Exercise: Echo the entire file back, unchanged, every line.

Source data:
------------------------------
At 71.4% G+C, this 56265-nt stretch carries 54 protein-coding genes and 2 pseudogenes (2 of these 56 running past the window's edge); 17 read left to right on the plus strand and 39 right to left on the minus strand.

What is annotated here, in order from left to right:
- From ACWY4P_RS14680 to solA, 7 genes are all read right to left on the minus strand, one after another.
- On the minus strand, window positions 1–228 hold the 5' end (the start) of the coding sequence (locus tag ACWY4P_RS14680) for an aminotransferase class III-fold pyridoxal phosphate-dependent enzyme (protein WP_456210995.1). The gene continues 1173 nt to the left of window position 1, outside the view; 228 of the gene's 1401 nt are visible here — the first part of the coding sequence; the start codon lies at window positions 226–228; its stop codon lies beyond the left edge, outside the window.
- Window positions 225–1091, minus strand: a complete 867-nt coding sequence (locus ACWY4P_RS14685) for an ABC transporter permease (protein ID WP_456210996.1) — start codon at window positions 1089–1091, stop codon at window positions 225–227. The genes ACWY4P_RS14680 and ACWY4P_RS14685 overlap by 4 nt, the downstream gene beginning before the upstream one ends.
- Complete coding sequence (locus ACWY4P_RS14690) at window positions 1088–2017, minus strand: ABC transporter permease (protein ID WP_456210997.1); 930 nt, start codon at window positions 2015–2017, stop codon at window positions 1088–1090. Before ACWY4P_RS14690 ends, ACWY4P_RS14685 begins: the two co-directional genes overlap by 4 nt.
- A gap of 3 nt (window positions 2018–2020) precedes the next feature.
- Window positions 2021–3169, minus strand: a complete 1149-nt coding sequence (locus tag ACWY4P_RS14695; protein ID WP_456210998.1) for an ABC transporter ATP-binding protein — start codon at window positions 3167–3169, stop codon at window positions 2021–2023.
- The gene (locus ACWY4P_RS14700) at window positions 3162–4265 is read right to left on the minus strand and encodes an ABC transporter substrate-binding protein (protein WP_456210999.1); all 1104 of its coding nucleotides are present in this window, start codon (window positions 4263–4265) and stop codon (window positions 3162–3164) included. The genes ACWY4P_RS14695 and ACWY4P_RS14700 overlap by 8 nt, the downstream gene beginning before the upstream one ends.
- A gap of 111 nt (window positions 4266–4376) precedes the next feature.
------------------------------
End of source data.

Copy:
At 71.4% G+C, this 56265-nt stretch carries 54 protein-coding genes and 2 pseudogenes (2 of these 56 running past the window's edge); 17 read left to right on the plus strand and 39 right to left on the minus strand.

What is annotated here, in order from left to right:
- From ACWY4P_RS14680 to solA, 7 genes are all read right to left on the minus strand, one after another.
- On the minus strand, window positions 1–228 hold the 5' end (the start) of the coding sequence (locus tag ACWY4P_RS14680) for an aminotransferase class III-fold pyridoxal phosphate-dependent enzyme (protein WP_456210995.1). The gene continues 1173 nt to the left of window position 1, outside the view; 228 of the gene's 1401 nt are visible here — the first part of the coding sequence; the start codon lies at window positions 226–228; its stop codon lies beyond the left edge, outside the window.
- Window positions 225–1091, minus strand: a complete 867-nt coding sequence (locus ACWY4P_RS14685) for an ABC transporter permease (protein ID WP_456210996.1) — start codon at window positions 1089–1091, stop codon at window positions 225–227. The genes ACWY4P_RS14680 and ACWY4P_RS14685 overlap by 4 nt, the downstream gene beginning before the upstream one ends.
- Complete coding sequence (locus ACWY4P_RS14690) at window positions 1088–2017, minus strand: ABC transporter permease (protein ID WP_456210997.1); 930 nt, start codon at window positions 2015–2017, stop codon at window positions 1088–1090. Before ACWY4P_RS14690 ends, ACWY4P_RS14685 begins: the two co-directional genes overlap by 4 nt.
- A gap of 3 nt (window positions 2018–2020) precedes the next feature.
- Window positions 2021–3169, minus strand: a complete 1149-nt coding sequence (locus tag ACWY4P_RS14695; protein ID WP_456210998.1) for an ABC transporter ATP-binding protein — start codon at window positions 3167–3169, stop codon at window positions 2021–2023.
- The gene (locus ACWY4P_RS14700) at window positions 3162–4265 is read right to left on the minus strand and encodes an ABC transporter substrate-binding protein (protein WP_456210999.1); all 1104 of its coding nucleotides are present in this window, start codon (window positions 4263–4265) and stop codon (window positions 3162–3164) included. The genes ACWY4P_RS14695 and ACWY4P_RS14700 overlap by 8 nt, the downstream gene beginning before the upstream one ends.
- A gap of 111 nt (window positions 4266–4376) precedes the next feature.